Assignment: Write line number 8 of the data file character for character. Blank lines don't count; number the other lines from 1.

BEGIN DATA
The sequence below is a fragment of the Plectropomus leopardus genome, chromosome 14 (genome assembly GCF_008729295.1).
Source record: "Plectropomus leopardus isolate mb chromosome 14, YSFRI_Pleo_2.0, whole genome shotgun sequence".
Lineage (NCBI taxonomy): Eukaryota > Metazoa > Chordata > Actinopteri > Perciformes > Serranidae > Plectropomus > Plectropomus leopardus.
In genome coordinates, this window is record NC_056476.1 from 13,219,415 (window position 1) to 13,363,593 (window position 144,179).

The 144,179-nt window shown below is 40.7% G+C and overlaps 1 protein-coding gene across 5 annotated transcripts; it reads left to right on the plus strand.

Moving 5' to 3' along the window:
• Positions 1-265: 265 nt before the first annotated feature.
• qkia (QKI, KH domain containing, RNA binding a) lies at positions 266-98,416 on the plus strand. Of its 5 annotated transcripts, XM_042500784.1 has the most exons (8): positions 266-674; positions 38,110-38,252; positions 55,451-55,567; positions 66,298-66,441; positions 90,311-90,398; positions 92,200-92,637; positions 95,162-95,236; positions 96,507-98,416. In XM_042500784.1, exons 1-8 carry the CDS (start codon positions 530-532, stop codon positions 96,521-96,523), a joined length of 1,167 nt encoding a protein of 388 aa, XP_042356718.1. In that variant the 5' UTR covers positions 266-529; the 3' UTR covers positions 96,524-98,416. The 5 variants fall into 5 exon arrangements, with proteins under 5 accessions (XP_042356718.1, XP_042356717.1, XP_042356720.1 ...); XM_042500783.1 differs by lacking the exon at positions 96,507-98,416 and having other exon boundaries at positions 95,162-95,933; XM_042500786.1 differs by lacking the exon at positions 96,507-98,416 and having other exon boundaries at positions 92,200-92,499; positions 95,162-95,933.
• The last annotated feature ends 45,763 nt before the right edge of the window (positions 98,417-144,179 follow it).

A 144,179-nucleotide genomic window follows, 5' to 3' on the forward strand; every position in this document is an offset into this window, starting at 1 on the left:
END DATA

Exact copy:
• qkia (QKI, KH domain containing, RNA binding a) lies at positions 266-98,416 on the plus strand. Of its 5 annotated transcripts, XM_042500784.1 has the most exons (8): positions 266-674; positions 38,110-38,252; positions 55,451-55,567; positions 66,298-66,441; positions 90,311-90,398; positions 92,200-92,637; positions 95,162-95,236; positions 96,507-98,416. In XM_042500784.1, exons 1-8 carry the CDS (start codon positions 530-532, stop codon positions 96,521-96,523), a joined length of 1,167 nt encoding a protein of 388 aa, XP_042356718.1. In that variant the 5' UTR covers positions 266-529; the 3' UTR covers positions 96,524-98,416. The 5 variants fall into 5 exon arrangements, with proteins under 5 accessions (XP_042356718.1, XP_042356717.1, XP_042356720.1 ...); XM_042500783.1 differs by lacking the exon at positions 96,507-98,416 and having other exon boundaries at positions 95,162-95,933; XM_042500786.1 differs by lacking the exon at positions 96,507-98,416 and having other exon boundaries at positions 92,200-92,499; positions 95,162-95,933.